Insecticide treatments only are effective in holding off the emerald ash borer if they are applied before an infestation is serious, research shows. By the time symptoms are obvious, borers may have been at work on a tree for months or years and it may be too late to stop them. So if you decide to try and save a tree, Arboretum experts say, it is important not to wait to begin treatments until you see major damage. Treating while an ash tree still seems healthy may forestall an infestation.
Treating against EAB is a long-term commitment, since most treatments need to be reapplied annually. Certified arborists can confirm that a tree is infested or apply treatments, although there also are versions of some insecticides that can be applied by homeowners.
It’s also important to keep the tree healthy, by fertilizing in the fall or spring and watering when conditions are dry. Trees should receive the equivalent of 1 inch of rain during the growing season. Research suggests that insecticide treatments may be more effective against the emerald ash borer if the tree is healthy overall.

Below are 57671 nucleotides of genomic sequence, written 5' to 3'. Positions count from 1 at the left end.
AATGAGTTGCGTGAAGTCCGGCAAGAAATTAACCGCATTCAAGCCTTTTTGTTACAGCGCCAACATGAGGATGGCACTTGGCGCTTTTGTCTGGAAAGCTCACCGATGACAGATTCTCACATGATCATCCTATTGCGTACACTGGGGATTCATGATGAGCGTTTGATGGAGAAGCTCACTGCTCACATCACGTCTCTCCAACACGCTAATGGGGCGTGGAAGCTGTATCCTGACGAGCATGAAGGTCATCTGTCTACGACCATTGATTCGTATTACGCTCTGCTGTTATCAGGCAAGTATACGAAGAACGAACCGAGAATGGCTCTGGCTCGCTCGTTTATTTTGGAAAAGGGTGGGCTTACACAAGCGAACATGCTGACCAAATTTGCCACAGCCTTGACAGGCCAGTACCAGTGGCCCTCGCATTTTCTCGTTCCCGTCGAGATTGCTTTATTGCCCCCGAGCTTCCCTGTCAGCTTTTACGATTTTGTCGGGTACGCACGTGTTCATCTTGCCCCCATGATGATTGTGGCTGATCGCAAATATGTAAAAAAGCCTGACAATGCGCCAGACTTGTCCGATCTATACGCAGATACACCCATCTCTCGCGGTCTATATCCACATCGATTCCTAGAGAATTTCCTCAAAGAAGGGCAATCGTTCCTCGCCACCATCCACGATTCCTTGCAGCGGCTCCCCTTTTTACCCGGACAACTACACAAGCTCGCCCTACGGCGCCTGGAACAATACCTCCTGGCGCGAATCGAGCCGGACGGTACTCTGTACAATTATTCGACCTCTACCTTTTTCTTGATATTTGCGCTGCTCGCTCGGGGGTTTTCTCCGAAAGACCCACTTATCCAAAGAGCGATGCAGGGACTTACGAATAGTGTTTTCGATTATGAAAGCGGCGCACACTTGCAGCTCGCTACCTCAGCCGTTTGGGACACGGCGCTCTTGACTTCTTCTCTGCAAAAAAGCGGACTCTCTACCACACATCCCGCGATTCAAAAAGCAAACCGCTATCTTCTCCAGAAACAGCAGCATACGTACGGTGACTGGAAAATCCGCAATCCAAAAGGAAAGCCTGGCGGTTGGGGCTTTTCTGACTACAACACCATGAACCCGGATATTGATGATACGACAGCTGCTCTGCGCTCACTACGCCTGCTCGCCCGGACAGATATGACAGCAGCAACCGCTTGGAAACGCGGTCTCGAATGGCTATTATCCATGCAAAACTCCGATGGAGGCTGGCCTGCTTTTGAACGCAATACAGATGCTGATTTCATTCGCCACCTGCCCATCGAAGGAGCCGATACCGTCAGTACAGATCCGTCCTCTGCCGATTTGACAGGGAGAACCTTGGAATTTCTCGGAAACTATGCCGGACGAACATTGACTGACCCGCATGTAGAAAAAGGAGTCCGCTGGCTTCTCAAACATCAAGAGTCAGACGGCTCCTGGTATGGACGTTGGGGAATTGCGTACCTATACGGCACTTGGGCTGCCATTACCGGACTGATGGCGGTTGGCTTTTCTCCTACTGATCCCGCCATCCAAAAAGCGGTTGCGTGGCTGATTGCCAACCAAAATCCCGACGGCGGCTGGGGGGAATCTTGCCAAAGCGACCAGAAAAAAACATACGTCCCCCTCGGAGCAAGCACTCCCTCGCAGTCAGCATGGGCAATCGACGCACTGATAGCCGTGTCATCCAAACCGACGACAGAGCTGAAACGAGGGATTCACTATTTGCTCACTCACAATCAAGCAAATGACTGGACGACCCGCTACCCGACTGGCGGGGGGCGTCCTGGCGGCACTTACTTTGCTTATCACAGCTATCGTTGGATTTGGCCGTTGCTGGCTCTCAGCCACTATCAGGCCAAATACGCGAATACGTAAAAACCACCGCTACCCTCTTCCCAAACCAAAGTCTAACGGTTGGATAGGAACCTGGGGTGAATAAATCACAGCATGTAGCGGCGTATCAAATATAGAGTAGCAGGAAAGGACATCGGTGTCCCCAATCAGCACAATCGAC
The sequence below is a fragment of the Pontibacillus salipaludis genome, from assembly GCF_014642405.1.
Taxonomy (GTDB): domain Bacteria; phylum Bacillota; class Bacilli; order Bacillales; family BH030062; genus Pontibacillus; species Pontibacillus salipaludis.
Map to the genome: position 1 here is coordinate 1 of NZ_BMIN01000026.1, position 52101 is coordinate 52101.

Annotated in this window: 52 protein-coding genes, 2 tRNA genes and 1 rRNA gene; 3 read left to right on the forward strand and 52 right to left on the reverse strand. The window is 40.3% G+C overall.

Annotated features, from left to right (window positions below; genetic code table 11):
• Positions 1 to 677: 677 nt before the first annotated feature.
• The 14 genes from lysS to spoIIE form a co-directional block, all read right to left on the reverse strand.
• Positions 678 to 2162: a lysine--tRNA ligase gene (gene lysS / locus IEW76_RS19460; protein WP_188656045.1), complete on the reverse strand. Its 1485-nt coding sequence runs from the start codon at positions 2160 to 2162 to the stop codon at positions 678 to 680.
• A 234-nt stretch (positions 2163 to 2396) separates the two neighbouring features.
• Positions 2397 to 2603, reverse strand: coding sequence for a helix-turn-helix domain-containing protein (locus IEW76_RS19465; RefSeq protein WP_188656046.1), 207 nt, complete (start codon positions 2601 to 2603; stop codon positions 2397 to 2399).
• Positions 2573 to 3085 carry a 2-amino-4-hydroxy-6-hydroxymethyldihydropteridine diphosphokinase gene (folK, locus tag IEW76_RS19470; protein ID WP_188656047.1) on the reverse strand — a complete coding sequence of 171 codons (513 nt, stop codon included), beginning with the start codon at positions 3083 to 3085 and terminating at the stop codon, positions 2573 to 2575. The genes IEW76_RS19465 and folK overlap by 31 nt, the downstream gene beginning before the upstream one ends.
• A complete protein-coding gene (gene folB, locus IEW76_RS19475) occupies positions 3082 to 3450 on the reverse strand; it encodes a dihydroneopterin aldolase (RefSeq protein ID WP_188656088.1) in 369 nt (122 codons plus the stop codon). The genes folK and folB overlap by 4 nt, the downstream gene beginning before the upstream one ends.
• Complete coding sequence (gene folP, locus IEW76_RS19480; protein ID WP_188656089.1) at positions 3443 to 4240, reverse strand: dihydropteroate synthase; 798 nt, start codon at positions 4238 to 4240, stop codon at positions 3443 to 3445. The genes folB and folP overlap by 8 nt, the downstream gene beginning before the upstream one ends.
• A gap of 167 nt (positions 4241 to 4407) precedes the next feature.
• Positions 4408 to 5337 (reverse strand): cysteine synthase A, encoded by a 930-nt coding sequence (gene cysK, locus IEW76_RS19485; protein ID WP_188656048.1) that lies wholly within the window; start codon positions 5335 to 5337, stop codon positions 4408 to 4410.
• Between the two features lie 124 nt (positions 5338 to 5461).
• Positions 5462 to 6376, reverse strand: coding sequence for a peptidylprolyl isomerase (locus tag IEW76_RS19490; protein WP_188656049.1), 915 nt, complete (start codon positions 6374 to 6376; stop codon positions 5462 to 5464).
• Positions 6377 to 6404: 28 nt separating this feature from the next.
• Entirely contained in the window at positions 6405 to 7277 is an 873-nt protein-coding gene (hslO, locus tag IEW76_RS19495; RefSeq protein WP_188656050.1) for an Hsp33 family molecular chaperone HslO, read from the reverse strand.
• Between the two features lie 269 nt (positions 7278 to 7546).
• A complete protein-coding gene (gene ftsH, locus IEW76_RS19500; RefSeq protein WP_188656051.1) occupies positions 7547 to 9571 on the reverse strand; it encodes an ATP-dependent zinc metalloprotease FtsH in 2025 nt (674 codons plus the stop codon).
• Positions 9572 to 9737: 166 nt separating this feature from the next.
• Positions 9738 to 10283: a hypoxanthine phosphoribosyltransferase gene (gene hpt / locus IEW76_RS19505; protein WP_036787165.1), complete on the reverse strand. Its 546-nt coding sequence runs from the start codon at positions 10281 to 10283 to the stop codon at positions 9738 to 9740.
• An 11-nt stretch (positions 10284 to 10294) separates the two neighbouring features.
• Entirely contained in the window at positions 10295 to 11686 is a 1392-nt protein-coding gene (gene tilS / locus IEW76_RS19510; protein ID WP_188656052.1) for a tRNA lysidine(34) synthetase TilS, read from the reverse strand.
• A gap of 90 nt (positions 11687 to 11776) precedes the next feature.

There is one way all of us can help defend ash trees: Do not move firewood! Researchers believe that the EAB spread from Detroit throughout the Midwest since 2002 mainly by hitching rides in firewood, perhaps when it was carried between vacation homes or campsites and homes. If you go away for the weekend, buy firewood when you get there and do not bring any home. If you order firewood locally, ask where it came from and be sure it was cut nearby.
Learn more at the Plant Advice page of the Arboretum's website.